Posted by Shane Scanlon
It’s official, we can now start talking about Christmas! Yes, we’ve held in our excitement for long enough, but with the passing of Bonfire Night, Christmas feels a whole lot closer! The lights are going up in all the towns and villages across the UK and the decorations are out in full force in shops and homes. So, what better way to get you in the festive mood than with some fun Christmas facts! Stuff to wow your colleagues, friends and family with before the festivities commence.
We’ve created a list of our favourite and most obscure Christmas facts, for you to show off with.
It’s a matter of taste, but everyone has their own favourite Christmas song and film. But, if we’re talking about the highest grossing and bestselling, we can confirm that there is one song and film, that take the Christmas cake.
How the Grinch Stole Christmas – Starring Jim Carrey, this film is the highest grossing Christmas film to date. Released back in 2000, this film is a titan of the Christmas film industry and has not been surpassed by the likes of Elf or any other festive favourite.
White Christmas – To much surprise, the bestselling tune of all time is White Christmas by Bing Crosby, with an estimated excess of 50 million copies sold worldwide. (personally, my favourite is from another Carey – All I want for Christmas)
Some of the most famous staples of Christmas were created as parts of marketing campaigns and dreams, from the early 1900s and even further back. Santa Claus was originally depicted in green clothing until Coca-Cola swapped the forest green for a vibrant red in the early 20th century.
Whilst Rudolph, Santa’s little red nosed friend, was created to promote Montgomery Ward’s holiday colouring books in 1939. His original name was going to be Reginald and his nose was never supposed to be red – as a red nose emulated the nose of an alcoholic.
Santa’s famous sleigh was created by Washington Irving as early as 1819, in a series of short stories. Irving described a dream where he saw good ol’ St. Nick flying across the sky, in a wagon of sorts. Dicken’s may have even been inspired by Irving when he penned his classic, A Christmas Carol.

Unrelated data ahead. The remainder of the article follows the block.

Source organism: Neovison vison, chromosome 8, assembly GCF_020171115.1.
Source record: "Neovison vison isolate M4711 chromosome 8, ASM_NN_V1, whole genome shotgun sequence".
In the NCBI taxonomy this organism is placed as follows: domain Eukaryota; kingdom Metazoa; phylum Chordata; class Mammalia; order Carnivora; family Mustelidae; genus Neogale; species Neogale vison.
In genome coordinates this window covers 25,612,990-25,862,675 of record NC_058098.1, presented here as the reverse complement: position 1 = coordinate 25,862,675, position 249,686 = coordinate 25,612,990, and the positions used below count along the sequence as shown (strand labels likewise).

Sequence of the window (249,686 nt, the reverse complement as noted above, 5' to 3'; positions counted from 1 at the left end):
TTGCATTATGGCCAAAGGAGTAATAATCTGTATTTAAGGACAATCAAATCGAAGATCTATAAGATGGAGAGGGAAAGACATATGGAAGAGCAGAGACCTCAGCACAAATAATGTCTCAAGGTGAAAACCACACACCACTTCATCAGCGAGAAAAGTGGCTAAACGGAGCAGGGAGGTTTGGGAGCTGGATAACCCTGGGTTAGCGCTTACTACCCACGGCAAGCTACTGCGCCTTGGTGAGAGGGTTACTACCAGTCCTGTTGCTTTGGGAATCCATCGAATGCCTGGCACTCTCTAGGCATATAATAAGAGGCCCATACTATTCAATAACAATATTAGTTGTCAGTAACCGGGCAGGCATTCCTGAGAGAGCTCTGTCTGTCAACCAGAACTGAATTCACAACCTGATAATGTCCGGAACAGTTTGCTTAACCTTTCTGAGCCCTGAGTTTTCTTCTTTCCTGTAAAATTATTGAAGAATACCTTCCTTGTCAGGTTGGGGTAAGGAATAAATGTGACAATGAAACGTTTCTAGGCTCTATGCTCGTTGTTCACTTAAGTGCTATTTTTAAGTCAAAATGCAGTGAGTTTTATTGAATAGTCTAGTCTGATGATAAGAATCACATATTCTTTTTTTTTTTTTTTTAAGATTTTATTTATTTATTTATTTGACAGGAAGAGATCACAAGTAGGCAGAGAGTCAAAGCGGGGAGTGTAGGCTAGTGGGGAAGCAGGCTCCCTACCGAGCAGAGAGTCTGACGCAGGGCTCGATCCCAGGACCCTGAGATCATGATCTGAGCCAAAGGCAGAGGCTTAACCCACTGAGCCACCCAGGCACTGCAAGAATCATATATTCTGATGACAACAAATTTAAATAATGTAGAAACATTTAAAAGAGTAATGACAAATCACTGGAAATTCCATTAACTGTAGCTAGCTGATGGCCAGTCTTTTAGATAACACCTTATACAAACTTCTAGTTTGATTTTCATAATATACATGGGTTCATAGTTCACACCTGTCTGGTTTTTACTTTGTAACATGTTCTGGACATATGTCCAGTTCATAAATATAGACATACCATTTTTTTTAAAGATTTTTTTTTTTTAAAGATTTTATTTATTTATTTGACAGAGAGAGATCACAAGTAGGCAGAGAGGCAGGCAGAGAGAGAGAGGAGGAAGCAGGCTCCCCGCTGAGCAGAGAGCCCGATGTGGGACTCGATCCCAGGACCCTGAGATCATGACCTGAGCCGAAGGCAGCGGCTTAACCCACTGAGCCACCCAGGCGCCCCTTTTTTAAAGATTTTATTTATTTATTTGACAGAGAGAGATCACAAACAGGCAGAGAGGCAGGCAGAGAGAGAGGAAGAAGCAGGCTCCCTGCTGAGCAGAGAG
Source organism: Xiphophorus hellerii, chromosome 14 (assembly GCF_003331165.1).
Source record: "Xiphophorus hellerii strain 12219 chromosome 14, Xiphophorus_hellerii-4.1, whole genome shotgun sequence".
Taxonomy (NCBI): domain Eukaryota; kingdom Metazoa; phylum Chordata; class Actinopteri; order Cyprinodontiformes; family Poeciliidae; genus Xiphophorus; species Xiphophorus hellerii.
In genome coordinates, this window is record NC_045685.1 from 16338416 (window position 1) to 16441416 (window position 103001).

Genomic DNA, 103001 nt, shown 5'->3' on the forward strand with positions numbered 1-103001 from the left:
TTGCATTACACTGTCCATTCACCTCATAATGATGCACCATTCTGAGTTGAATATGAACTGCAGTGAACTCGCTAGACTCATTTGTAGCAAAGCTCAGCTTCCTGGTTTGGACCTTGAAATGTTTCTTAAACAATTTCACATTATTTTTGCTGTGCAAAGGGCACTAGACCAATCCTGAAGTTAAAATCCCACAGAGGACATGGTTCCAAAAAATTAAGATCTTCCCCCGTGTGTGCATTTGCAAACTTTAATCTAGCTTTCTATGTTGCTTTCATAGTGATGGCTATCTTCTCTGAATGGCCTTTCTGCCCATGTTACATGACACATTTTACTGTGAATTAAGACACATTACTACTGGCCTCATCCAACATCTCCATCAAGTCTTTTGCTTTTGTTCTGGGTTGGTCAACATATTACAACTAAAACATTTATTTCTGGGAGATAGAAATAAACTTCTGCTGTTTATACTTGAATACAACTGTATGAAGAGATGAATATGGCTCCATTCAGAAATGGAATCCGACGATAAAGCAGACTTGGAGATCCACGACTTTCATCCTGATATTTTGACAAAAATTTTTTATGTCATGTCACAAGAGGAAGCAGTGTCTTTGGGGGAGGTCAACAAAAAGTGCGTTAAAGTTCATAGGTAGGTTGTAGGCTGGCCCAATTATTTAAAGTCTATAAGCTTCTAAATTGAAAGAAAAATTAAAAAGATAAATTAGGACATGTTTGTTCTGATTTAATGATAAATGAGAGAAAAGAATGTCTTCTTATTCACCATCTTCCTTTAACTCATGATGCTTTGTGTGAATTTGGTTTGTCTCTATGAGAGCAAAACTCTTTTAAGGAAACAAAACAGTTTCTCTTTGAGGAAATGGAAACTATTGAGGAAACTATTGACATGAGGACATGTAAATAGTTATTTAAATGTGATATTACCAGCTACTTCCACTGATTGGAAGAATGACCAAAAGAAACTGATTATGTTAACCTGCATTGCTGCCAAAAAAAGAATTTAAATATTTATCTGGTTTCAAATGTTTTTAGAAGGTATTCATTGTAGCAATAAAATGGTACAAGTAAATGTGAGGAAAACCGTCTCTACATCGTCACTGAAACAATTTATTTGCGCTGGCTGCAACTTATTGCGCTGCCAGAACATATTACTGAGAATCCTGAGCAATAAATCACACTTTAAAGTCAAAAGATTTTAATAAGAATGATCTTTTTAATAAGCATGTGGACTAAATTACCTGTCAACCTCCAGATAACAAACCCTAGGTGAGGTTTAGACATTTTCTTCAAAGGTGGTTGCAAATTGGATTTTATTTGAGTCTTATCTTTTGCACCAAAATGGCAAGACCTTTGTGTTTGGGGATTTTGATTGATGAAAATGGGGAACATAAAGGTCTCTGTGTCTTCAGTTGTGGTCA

An estimated 6.8 million IOS and other mobile and tablet devices are activated on Christmas Day. Whilst, 4.25 million of us Brits will travel abroad for Christmas. 6 million rolls of Sellotape are estimated to be sold in Britain in the lead up to Christmas. One more for the millions, 60 million Christmas trees are gown in Europe, each year.
On to the percentages; 13% of families will attend church on Christmas day and a mere 27% will watch her Majesty’s speech on the telly.
Finally, during the 20th century, there have only been 7 recorded white Christmases in the UK. For a Christmas to be declared as a ‘White Christmas’, officially, a single snow flake must be seen from the roof of the Met office within 24hours.
Over the years, Christmas has come with some rather odd traditions which we all just accept because, well, they’re Christmas traditions… When you find a tangerine in your stocking, it actually originates from French Nuns leaving socks filled with fruit, nuts and tangerines at the houses of the poor, in the 12th century.
The act of hanging stockings from the fire place comes from Dutch traditions, where food would be left out for St. Nicholas’ donkeys and in exchange, he would leave small gifts. Eating mince pies on Christmas? You could be breaking the law. In the 17th century, Oliver Cromwell banned Christmas pudding and mince pies from being consumed on Christmas day. To this day, the law has never been retracted.
Whilst we have strange traditions here in Britain, the most popular food of choice in Japan on Christmas day is KFC. Yes, orders for the festive season must be put in 2 months in advance, in order to deal with the increased demand. Whilst in Sweden, it is extremely popular to watch cartoons on Christmas Eve. But, not just any cartoons – specifically, Donald Duck ones. This tradition dates back as early as 1960.
In Norway, families will hide their brooms to avoid them being stolen by witches and evil spirits. One of the stranger traditions, in Norway, it was believed that evil spirits and witches returned on Christmas eve, to find a broom to ride. The most terrifying tradition we’ve heard comes from Australia. Where Krampus, Saint Nick’s evil counterpart, comes out to punish the naughty children and taking them away. Young Australian men dress up as Krampus, running through the streets at night in December with chains and bells – Halloween’s supposed to be over right?